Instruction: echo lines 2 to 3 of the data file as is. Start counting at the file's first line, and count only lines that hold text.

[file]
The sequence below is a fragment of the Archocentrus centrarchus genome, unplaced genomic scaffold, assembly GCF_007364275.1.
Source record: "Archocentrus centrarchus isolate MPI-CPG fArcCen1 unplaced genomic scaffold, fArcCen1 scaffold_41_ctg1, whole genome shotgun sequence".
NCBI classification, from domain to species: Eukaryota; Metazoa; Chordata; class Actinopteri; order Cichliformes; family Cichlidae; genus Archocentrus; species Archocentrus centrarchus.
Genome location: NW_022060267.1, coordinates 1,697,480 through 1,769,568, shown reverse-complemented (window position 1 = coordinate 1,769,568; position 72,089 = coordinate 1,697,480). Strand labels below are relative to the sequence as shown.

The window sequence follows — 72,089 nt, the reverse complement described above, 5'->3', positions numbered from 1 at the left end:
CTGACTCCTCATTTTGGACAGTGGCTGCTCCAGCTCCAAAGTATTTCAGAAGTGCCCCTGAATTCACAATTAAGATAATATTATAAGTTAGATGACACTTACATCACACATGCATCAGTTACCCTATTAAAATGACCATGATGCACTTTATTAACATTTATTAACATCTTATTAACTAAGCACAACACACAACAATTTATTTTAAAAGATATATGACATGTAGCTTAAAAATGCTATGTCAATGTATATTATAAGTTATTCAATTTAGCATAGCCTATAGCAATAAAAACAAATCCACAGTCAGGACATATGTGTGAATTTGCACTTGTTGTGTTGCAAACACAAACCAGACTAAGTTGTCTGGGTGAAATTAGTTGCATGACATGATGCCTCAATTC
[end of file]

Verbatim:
Source record: "Archocentrus centrarchus isolate MPI-CPG fArcCen1 unplaced genomic scaffold, fArcCen1 scaffold_41_ctg1, whole genome shotgun sequence".
NCBI classification, from domain to species: Eukaryota; Metazoa; Chordata; class Actinopteri; order Cichliformes; family Cichlidae; genus Archocentrus; species Archocentrus centrarchus.